(CNN) -- This year is on track to be one of the hottest, if not the hottest, year on record, a U.N. agency reported Wednesday, citing preliminary estimates.
The estimates were released by the World Meteorological Organization to coincide with annual climate change negotiations taking place in Lima, Peru.
"What we saw in 2014 is consistent with what we expect from a changing climate. Record-breaking heat combined with torrential rainfall and floods destroyed livelihoods and ruined lives.
"What is particularly unusual and alarming this year are the high temperatures of vast areas of the ocean surface, including in the Northern Hemisphere," said World Meteorological Organization Secretary-General Michel Jarraud.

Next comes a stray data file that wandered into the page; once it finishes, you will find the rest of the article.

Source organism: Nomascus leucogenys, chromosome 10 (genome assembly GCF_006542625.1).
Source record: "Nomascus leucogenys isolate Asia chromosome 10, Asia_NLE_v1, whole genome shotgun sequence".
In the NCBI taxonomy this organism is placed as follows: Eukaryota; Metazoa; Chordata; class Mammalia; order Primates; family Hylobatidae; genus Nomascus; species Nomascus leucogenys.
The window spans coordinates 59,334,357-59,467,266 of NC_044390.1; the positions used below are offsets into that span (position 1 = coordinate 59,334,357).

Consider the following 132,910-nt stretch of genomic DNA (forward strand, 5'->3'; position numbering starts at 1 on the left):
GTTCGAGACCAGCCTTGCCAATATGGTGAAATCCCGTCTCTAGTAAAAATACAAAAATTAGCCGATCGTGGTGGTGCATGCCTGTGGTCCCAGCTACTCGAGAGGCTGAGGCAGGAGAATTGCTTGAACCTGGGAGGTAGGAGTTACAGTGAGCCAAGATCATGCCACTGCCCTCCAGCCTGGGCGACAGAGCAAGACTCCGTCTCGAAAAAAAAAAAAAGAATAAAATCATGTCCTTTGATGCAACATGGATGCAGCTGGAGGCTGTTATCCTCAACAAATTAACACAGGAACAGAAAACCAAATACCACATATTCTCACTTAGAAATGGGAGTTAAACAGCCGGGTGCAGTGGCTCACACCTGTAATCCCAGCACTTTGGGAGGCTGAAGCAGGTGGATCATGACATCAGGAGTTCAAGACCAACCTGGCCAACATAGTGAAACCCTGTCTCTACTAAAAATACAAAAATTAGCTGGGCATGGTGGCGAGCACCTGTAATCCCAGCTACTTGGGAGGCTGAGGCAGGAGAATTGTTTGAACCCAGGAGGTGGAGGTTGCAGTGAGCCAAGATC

According to the organization, estimates for this year show the average air temperature over land and sea for January-October was about 1.03 degrees Fahrenheit (0.57 degrees Centigrade) above the average of 57.2 degrees F (14.00 degrees C) for the 1961-1990 reference period, and 0.16 degree F (0.09 degree C) above the average for the past 10 years.
If the rest of 2014 plays out as expected, this year will be the hottest on record, ahead of 2010, 2005 and 1998.
"The provisional information for 2014 means that 14 of the 15 warmest years on record have all occurred in the 21st century," Jarraud said. "There is no standstill in global warming."
CNN's Jason Hanna contributed to this report.